Writing a play is a skill and craft that allows you to bring your vision to life. Now you need to find the right cast to bring your words and scenes to life. Auditions are nervous, exciting times for the men, women, and children who hope to join your cast. What they might not realize is that it can be an equally nerve wracking time for you as the playwright. While actors feel the stress and strain of impressing you with a stellar audition, you feel the pressure of making the right choices for principal and understudy actors to bring your characters to life. These helpful tips will make your audition day a much easier process.
Set clear expectations before audition day. Make sure the promo materials, ads, and announcements you distribute spell out everything performers need to bring to the audition. That can include headshots, resumes, and a prepared monologue or song selection. You should also make the characters narrative clear to prevent a five-foot-tall actor from auditioning for a role as a basketball player.
Show up early and well-rested. Ideally, you, your director, production assistants, and anyone else involved in casting should arrive at the audition site at least an hour early. Doing so gives you time to set up the venue, steady your nerves, and attend to any last minute housekeeping duties. Set up a table with a sign-in book and any forms you’ll need potential performers to fill out, along with a stock of pens or pencils. Finally, check and double check all your equipment, including mics, music, sound effects, etc. Once all that is done, take a deep breath and let the auditions begin.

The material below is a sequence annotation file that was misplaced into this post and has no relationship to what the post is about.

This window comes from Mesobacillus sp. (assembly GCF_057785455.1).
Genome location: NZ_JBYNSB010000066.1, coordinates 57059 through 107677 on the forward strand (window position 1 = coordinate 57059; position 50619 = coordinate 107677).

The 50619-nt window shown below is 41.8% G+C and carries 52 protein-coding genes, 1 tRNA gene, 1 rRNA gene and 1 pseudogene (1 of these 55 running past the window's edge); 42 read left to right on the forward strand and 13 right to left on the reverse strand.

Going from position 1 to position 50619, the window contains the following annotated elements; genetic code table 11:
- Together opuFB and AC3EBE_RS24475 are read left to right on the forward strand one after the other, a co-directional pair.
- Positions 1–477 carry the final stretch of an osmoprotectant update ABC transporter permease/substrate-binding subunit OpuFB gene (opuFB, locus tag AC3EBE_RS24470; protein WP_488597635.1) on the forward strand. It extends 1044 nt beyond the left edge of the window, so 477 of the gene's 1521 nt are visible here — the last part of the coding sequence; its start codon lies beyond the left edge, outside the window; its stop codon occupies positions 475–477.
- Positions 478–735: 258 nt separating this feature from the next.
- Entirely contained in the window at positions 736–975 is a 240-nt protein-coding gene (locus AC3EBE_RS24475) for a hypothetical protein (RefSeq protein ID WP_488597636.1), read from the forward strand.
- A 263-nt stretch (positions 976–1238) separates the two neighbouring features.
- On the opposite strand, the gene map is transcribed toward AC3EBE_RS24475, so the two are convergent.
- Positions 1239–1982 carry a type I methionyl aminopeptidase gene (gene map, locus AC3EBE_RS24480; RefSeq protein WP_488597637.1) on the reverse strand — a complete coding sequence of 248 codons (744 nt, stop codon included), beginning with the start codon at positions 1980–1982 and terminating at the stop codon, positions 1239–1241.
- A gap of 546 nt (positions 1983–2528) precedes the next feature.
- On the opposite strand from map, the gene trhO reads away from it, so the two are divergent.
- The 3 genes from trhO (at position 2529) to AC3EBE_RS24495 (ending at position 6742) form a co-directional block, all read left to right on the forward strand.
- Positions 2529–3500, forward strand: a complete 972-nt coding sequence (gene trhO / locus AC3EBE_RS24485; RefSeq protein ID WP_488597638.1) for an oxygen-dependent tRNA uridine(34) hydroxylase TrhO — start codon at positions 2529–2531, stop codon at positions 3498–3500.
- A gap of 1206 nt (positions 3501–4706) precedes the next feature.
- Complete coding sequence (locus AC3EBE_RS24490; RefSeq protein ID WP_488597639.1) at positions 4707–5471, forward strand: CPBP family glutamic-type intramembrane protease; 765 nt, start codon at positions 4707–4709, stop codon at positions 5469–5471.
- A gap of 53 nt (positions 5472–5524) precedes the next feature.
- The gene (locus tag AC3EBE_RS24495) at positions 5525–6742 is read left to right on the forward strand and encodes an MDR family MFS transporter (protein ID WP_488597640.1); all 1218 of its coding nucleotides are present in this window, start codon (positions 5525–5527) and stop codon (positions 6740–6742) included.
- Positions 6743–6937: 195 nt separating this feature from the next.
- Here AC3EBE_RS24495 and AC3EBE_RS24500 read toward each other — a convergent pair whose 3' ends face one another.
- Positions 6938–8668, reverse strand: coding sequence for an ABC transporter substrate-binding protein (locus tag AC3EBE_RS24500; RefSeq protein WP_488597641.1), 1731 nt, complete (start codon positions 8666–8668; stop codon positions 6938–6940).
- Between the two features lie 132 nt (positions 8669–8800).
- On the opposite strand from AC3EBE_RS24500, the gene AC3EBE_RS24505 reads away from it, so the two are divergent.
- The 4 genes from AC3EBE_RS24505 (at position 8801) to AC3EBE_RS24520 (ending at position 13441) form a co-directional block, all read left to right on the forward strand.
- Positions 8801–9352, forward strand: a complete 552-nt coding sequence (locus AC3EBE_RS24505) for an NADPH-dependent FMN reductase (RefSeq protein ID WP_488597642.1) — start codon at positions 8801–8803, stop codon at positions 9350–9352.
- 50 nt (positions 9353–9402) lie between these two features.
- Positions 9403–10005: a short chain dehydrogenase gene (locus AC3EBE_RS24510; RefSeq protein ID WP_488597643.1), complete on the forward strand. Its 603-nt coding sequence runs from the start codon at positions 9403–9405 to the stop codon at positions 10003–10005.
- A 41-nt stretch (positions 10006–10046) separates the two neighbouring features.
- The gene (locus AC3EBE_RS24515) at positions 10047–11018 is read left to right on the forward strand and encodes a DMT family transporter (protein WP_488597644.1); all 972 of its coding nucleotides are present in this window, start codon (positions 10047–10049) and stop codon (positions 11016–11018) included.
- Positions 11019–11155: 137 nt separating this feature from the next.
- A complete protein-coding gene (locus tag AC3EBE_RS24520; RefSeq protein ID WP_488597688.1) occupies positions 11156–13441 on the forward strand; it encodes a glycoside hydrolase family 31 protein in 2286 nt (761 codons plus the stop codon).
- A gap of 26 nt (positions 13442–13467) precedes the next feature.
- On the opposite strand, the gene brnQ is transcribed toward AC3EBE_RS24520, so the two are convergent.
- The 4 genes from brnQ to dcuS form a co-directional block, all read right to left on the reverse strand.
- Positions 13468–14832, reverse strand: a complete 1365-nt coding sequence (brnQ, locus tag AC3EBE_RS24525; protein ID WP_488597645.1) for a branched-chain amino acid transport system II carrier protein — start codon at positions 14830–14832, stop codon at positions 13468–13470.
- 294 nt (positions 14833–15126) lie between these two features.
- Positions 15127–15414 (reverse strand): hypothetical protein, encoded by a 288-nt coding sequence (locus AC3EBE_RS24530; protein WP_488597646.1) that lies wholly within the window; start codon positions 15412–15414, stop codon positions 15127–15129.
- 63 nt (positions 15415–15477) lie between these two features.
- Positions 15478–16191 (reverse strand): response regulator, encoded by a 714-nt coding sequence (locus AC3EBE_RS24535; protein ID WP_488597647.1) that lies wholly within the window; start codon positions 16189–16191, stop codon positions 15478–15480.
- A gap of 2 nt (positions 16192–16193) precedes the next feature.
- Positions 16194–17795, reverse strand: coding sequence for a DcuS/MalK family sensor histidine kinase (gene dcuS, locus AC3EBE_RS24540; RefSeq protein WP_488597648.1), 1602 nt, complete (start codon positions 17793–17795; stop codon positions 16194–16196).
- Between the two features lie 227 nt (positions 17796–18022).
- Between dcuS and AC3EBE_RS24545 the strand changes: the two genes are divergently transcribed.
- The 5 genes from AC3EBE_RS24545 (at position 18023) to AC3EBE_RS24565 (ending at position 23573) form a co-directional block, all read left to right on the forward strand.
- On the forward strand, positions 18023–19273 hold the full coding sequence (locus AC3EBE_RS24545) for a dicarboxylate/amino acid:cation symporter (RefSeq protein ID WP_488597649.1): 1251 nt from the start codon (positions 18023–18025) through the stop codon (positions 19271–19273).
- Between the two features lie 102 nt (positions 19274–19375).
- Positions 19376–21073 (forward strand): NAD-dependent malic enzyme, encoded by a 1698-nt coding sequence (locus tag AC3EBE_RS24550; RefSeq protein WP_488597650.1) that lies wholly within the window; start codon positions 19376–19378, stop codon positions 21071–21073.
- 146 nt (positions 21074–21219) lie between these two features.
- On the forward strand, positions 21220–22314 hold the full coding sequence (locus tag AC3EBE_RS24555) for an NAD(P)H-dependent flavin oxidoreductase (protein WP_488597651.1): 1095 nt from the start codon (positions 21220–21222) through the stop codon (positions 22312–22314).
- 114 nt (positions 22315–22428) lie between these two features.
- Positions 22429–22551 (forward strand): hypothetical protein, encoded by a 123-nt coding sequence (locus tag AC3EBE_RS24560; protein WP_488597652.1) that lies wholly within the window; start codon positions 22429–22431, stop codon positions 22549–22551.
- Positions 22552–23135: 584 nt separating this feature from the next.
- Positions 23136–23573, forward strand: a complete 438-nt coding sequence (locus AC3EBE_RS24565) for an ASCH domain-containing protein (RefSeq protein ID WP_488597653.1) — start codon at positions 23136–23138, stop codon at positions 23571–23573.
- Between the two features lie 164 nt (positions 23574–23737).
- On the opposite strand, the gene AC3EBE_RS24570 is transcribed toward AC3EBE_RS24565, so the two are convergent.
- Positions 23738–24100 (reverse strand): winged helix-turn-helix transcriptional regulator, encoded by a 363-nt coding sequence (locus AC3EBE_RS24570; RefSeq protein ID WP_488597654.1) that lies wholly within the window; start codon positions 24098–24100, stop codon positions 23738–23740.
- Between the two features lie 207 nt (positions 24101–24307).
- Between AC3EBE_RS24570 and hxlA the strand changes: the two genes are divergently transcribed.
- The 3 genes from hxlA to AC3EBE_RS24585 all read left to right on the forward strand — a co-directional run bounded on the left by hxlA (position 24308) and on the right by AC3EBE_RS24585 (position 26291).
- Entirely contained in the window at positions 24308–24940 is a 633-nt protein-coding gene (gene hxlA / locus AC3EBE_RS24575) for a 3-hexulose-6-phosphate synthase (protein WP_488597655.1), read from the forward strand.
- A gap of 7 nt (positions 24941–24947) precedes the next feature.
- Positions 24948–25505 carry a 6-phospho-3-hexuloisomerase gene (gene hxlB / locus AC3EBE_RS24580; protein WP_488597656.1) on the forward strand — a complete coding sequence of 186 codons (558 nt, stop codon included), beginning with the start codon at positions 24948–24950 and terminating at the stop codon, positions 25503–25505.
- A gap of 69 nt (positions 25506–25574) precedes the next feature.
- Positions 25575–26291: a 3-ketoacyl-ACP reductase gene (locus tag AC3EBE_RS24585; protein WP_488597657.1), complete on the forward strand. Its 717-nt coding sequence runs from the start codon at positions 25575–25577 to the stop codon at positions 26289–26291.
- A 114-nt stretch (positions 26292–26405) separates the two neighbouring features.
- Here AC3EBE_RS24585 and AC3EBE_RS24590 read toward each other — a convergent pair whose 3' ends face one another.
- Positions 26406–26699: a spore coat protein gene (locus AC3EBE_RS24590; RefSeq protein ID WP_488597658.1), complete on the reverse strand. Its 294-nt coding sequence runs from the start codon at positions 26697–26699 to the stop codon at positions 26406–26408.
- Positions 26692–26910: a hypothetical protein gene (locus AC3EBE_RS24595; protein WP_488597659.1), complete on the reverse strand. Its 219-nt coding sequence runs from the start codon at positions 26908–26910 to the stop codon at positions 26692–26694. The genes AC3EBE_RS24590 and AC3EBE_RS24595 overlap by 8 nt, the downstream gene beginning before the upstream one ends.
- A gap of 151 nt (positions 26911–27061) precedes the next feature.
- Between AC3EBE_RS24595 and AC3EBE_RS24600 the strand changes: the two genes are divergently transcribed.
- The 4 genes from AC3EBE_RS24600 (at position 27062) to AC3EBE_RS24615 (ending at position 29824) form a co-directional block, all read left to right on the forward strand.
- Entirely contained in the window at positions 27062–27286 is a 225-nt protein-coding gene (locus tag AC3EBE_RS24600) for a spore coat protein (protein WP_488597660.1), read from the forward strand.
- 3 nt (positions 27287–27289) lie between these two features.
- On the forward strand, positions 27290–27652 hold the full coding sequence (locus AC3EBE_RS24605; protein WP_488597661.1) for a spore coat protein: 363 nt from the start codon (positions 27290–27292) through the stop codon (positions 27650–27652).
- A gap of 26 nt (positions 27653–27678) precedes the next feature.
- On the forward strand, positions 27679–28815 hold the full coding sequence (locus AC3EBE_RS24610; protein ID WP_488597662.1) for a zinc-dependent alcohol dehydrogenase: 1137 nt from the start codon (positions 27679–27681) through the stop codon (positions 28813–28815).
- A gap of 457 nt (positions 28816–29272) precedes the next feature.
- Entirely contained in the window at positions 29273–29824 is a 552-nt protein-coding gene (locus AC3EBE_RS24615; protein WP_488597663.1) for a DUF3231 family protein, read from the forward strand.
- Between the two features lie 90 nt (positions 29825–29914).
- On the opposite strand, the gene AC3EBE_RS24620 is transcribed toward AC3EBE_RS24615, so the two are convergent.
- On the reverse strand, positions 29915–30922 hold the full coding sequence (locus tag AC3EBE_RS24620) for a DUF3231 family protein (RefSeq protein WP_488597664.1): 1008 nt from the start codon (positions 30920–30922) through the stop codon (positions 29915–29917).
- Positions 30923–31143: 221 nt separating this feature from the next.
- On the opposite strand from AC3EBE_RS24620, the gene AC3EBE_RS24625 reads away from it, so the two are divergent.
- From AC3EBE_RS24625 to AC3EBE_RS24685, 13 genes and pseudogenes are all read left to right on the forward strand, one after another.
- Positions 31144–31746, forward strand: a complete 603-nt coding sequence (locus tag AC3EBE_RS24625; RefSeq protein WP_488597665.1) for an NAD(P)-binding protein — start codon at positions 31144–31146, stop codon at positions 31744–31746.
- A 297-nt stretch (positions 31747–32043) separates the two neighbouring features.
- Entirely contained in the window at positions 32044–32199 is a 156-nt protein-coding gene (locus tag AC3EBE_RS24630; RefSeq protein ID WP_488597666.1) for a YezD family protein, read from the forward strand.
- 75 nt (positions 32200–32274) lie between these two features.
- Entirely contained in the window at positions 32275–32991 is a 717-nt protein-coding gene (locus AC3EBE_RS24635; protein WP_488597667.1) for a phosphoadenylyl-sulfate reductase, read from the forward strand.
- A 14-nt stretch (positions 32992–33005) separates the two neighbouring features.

One final word of advice, do confer with your colleagues and make notes when needed but be careful not to overtalk the performers on stage or get so caught up in the discussion that you stop paying attention to them. Leave a few minutes in between auditions to make notes and create a callback list. Want more tips for creating, casting, producing, and marketing a successful play? Hit me up for a one-on-one!